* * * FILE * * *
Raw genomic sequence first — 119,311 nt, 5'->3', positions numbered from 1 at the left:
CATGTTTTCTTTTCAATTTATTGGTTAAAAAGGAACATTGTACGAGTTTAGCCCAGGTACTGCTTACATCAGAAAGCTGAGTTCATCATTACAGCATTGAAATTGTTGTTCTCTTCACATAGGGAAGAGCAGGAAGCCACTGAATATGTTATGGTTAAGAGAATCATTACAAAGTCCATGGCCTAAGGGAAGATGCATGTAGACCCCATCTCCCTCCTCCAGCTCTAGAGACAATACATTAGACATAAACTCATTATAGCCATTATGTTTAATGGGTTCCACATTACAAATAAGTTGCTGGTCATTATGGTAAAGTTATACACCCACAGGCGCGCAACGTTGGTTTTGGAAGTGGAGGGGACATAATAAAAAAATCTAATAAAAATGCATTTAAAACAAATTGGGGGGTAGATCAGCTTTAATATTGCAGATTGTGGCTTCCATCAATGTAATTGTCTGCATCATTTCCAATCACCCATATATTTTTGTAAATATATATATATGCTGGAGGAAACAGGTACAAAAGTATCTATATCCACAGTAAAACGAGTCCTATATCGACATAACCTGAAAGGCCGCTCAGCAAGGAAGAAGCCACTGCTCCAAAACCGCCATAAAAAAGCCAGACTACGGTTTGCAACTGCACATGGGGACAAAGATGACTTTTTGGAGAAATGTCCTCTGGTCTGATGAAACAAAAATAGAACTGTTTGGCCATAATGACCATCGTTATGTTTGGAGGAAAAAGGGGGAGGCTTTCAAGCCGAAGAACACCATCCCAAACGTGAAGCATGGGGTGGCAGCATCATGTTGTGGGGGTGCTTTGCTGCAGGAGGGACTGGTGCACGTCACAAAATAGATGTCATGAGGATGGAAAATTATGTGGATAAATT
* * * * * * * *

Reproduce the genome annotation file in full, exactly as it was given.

Raw genomic sequence first — 119,311 nt, 5'->3', positions numbered from 1 at the left:
CATGTTTTCTTTTCAATTTATTGGTTAAAAAGGAACATTGTACGAGTTTAGCCCAGGTACTGCTTACATCAGAAAGCTGAGTTCATCATTACAGCATTGAAATTGTTGTTCTCTTCACATAGGGAAGAGCAGGAAGCCACTGAATATGTTATGGTTAAGAGAATCATTACAAAGTCCATGGCCTAAGGGAAGATGCATGTAGACCCCATCTCCCTCCTCCAGCTCTAGAGACAATACATTAGACATAAACTCATTATAGCCATTATGTTTAATGGGTTCCACATTACAAATAAGTTGCTGGTCATTATGGTAAAGTTATACACCCACAGGCGCGCAACGTTGGTTTTGGAAGTGGAGGGGACATAATAAAAAAATCTAATAAAAATGCATTTAAAACAAATTGGGGGGTAGATCAGCTTTAATATTGCAGATTGTGGCTTCCATCAATGTAATTGTCTGCATCATTTCCAATCACCCATATATTTTTGTAAATATATATATATGCTGGAGGAAACAGGTACAAAAGTATCTATATCCACAGTAAAACGAGTCCTATATCGACATAACCTGAAAGGCCGCTCAGCAAGGAAGAAGCCACTGCTCCAAAACCGCCATAAAAAAGCCAGACTACGGTTTGCAACTGCACATGGGGACAAAGATGACTTTTTGGAGAAATGTCCTCTGGTCTGATGAAACAAAAATAGAACTGTTTGGCCATAATGACCATCGTTATGTTTGGAGGAAAAAGGGGGAGGCTTTCAAGCCGAAGAACACCATCCCAAACGTGAAGCATGGGGTGGCAGCATCATGTTGTGGGGGTGCTTTGCTGCAGGAGGGACTGGTGCACGTCACAAAATAGATGTCATGAGGATGGAAAATTATGTGGATAAATT